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The U.S Department of Education (USDE) has been taking action to advance equity in education. The USDE’s Office for Civil Rights (OCR) released a new report that explores how the impacts of the pandemic are falling disproportionately on students who went into the pandemic with the fewest educational opportunities, many of whom are from marginalized and underserved communities. Observations from the report include impacts of the pandemic on both K-12 and postsecondary education students, including how COVID-19 has deepened pre-pandemic disparities in access and opportunities facing students with disabilities, with significant impacts on their learning. The report also discusses how many students have lost access to mental health services during the pandemic. 

The USDE also released new guidance that shares how states and school districts can use American Rescue Plan Elementary and Secondary School Emergency Relief (ESSER) funds and other pandemic recovery funds to advance educational equity in COVID-19 responses. The guidance includes specific ways that schools can address the social, emotional, mental health, and academic impact of lost instructional time and support students with disabilities. 

Additionally, the USDE released its Maintenance of Equity guidance to implement an important provision of the American Rescue Plan as the nation continues to respond to the impact of COVID-19. These requirements will ensure that school districts and schools serving a large share of students from low-income backgrounds will not experience disproportionate budget cuts—and that the school districts with the highest poverty rates do not receive any decrease in state per-pupil funding below their pre-pandemic level. In addition, high-poverty schools will also be protected from disproportionate cuts to staffing. 


How Does This Impact Individuals with Learning Disabilities?

The USDE’s OCR report showed that many students with disabilities have faced widespread disruptions to their IEPs due to the COVID-19 pandemic. Another issue raised in the report is the linkage between students with disabilities and an increase in mental health challenges. The American Rescue Plan’s ESSER guidance offers states and school districts broad guidance to use the funding to support areas such as learning recovery, equity, health and wellness, mental health, as well as to support all parts of IDEA.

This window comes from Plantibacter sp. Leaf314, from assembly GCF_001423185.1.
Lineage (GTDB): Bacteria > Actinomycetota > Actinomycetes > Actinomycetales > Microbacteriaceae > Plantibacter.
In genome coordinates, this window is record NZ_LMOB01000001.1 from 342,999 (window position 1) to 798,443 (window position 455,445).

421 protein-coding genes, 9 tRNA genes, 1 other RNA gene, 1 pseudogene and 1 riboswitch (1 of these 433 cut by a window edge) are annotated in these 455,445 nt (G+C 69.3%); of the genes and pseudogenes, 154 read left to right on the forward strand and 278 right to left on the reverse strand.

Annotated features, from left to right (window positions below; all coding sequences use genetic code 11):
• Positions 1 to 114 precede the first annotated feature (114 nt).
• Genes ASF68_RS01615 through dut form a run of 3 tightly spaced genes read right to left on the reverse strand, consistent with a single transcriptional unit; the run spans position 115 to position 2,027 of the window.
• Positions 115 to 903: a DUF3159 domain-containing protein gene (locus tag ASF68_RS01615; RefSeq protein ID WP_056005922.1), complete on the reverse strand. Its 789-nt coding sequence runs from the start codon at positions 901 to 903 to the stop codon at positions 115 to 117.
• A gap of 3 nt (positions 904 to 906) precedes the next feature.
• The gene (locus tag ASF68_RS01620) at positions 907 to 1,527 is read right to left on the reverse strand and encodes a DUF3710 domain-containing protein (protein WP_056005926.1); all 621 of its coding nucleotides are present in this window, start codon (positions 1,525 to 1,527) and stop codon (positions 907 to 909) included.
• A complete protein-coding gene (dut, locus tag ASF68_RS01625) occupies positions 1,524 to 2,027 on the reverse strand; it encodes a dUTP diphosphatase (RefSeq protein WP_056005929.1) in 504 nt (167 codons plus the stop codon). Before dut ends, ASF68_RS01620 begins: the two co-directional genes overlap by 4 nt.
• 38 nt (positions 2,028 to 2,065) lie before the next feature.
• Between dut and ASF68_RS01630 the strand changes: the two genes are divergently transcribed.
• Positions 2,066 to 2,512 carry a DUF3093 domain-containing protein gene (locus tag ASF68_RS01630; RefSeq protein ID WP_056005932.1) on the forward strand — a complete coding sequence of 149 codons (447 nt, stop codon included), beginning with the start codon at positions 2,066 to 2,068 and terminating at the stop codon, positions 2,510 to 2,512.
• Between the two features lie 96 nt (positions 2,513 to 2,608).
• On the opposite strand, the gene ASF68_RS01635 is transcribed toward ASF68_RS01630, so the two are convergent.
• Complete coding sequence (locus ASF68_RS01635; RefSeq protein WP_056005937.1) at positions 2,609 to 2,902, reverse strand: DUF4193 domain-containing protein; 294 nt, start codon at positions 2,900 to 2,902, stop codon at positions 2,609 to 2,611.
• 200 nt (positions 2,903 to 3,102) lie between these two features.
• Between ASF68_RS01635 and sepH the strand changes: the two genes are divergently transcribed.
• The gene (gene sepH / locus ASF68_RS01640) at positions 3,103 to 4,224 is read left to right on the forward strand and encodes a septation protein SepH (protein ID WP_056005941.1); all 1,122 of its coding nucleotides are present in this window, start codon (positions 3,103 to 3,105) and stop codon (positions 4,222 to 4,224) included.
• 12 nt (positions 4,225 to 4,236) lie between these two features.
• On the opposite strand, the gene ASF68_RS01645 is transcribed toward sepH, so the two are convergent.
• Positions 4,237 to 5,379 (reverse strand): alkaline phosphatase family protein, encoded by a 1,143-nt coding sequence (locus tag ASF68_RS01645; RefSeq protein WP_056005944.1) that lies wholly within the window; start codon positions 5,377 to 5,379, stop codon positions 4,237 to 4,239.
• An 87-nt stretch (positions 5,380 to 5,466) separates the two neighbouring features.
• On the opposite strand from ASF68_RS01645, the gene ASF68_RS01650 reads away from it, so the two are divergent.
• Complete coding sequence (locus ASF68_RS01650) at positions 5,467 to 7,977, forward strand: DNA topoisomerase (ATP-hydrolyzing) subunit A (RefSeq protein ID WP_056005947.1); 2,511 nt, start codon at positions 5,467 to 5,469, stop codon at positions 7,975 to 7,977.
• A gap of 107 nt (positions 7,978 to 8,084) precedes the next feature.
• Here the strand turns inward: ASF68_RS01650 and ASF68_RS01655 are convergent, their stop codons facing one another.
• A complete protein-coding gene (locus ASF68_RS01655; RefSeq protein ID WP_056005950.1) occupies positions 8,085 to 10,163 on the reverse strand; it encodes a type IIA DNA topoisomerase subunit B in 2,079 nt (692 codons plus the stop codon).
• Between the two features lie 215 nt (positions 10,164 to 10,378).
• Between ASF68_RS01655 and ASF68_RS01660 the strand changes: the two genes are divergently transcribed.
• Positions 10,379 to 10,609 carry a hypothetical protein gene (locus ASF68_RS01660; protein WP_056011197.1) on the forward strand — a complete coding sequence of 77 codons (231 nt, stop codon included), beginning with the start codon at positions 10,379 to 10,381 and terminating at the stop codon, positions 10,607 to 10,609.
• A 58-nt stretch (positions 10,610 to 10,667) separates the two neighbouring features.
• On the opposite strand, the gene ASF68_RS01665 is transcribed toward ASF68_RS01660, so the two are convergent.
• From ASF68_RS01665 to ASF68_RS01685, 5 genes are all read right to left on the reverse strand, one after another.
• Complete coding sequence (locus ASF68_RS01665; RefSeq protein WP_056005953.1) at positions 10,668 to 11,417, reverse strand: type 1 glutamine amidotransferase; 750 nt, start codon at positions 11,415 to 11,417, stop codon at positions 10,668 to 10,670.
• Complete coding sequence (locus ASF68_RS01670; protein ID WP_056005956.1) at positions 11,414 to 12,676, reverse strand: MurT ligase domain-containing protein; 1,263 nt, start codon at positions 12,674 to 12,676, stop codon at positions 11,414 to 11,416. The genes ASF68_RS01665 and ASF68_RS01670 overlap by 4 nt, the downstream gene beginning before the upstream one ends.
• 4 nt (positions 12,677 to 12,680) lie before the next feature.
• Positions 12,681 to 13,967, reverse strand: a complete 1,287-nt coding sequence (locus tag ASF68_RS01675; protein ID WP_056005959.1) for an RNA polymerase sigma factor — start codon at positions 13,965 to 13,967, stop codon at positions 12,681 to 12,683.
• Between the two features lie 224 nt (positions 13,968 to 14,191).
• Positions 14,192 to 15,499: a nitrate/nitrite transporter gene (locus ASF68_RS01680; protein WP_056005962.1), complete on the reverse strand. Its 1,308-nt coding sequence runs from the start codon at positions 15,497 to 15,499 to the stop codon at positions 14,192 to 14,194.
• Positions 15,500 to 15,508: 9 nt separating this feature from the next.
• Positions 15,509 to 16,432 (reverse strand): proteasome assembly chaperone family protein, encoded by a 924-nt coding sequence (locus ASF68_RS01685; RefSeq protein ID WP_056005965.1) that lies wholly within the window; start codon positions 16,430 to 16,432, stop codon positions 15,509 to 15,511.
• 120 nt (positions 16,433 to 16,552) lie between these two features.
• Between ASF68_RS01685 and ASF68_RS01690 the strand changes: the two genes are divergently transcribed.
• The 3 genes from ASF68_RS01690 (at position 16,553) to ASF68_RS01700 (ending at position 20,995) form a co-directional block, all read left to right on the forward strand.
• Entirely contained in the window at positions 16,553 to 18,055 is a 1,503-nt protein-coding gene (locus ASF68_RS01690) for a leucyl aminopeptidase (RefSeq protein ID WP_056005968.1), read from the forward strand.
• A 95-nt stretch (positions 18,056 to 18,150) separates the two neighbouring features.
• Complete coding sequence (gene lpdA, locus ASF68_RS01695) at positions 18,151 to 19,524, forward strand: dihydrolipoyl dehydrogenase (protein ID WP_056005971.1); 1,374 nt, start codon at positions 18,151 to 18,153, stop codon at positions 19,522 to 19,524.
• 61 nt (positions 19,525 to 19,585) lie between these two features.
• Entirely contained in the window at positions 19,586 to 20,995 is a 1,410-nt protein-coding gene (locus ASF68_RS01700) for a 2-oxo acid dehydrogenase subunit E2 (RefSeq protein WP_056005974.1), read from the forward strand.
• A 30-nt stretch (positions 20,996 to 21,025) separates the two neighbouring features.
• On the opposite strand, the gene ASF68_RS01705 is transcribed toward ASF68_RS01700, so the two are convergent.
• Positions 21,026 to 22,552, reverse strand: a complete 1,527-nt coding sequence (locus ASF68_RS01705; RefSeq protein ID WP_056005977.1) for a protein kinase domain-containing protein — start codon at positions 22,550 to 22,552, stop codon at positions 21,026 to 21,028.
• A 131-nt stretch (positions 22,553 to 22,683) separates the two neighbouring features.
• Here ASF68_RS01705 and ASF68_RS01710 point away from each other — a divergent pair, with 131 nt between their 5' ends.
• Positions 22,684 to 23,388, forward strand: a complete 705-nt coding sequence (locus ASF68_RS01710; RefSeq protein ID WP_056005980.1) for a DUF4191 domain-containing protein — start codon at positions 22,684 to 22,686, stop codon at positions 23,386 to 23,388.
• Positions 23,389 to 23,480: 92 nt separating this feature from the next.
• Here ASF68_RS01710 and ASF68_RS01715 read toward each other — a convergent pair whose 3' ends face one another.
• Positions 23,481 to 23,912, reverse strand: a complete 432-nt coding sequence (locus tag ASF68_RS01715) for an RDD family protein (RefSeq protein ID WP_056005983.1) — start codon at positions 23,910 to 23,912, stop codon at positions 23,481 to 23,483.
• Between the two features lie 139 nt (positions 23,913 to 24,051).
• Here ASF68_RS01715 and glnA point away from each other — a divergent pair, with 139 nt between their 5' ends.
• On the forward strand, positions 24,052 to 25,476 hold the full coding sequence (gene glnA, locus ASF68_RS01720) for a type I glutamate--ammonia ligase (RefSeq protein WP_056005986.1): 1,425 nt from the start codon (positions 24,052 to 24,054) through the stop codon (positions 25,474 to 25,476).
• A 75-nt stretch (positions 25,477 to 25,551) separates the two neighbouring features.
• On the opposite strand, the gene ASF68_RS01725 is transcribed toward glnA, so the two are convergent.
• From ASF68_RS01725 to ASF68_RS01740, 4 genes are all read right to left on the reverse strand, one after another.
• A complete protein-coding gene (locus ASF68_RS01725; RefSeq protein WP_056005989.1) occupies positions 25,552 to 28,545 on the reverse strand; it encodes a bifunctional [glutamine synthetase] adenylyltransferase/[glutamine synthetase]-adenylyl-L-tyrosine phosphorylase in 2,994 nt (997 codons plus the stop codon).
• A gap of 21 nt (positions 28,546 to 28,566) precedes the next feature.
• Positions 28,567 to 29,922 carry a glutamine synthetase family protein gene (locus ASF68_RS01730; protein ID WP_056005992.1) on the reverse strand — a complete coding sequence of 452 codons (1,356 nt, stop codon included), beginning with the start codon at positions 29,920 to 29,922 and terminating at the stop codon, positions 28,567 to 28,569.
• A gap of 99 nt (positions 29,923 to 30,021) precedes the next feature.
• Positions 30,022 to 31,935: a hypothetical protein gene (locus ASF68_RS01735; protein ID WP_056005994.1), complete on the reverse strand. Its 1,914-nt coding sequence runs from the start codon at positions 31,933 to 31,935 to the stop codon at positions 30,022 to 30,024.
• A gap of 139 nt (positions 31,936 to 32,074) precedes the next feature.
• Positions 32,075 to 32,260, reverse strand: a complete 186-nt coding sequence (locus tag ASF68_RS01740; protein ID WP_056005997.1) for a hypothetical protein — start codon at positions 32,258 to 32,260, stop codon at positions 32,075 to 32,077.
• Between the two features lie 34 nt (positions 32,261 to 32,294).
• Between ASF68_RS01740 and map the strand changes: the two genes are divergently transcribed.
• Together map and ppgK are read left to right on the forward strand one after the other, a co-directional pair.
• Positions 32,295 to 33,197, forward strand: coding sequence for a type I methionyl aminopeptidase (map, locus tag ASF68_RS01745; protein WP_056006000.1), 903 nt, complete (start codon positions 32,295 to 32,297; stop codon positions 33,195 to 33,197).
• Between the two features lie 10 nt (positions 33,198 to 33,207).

Your Voice in Washington and Beyond

In an effort to elevate LDA’s voice in the halls of Congress as they consider Fiscal Year 2022 appropriations, LDA, along with 27 state affiliates and 1 local chapter, sent a letter to congressional appropriators seeking funding for programs that support individuals with learning disabilities. In particular, we asked Congress to support: IDEA funding aligned with a glide path to full funding; increases to the Institute for Education Sciences budget; increases to the federal literacy program; increases to USDE’s civil rights enforcement budget.

Why Did LDA Take This Action?

One of LDA’s policy priorities is to achieve full funding of IDEA. Another of LDA’s policy priorities is to invest in literacy programs that would benefit individuals with learning disabilities.  LDA also supports greater investments in learning disabilities research and enhanced civil rights enforcement.

Appropriations and Funding Letters

As a member of the National Coalition on Personnel Shortages in Special Education and Related Services, LDA signed onto the coalition’s FY 2022 appropriations letter to Congress. In this letter, we specifically urged Congress to increase funding for IDEA programs and requested support for President Biden’s $1 billion proposal to increase the number of school counselors, school psychologists, and other specialized instructional support personnel.


Why Did LDA Take This Action?

One of LDA’s policy priorities is to achieve full funding of IDEA. 

Advocating for Protecting Consumers from Toxic Chemicals

As part of LDA’s Healthy Children Project (HCP), LDA and nine LDA state affiliates joined a sign-on letter from the National Resource Defense Council and the Ecology Center urging Congress to fund the Lead Service Line Replacement program and allow for funding to be used to install filtered drinking water stations in schools and child care centers to prevent lead exposure. 

LDA also joined EarthJustice and the Consumer Federation of America in a letter to the Consumer Protection Safety Commission (CPSC) urging the CPSC to take further action on banning flame retardant chemicals in consumer products.

Why Did LDA Take This Action?

The mission of LDA’s Healthy Children Project is to make products safer and air, food and water healthier by getting rid of harmful chemicals. Lead is a known neurotoxin and flame retardants have strong links to neurological harm.